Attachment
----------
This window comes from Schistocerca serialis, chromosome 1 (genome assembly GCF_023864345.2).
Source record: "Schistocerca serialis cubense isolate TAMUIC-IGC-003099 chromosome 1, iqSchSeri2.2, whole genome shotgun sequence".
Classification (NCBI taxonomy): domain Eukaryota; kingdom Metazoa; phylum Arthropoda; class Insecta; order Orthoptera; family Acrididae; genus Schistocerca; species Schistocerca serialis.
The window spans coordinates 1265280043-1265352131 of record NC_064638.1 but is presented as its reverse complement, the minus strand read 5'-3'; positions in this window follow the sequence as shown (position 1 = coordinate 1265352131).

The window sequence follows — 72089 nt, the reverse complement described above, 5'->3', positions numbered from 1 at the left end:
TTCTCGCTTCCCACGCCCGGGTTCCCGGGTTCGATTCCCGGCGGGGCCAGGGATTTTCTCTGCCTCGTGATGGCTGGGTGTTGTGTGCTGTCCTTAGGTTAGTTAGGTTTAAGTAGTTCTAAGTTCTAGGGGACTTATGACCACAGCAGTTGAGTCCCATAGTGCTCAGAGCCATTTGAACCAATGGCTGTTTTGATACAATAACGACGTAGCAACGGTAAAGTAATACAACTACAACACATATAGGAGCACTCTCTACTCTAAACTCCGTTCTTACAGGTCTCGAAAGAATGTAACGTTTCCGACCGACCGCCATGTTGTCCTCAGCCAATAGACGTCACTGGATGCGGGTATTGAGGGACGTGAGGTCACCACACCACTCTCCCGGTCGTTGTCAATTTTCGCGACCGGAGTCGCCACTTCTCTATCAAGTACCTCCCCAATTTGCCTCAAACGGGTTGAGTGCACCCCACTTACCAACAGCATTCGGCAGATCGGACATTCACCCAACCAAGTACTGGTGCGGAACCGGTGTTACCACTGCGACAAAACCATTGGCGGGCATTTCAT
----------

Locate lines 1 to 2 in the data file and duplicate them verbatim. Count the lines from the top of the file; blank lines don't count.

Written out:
This window comes from Schistocerca serialis, chromosome 1 (genome assembly GCF_023864345.2).
Source record: "Schistocerca serialis cubense isolate TAMUIC-IGC-003099 chromosome 1, iqSchSeri2.2, whole genome shotgun sequence".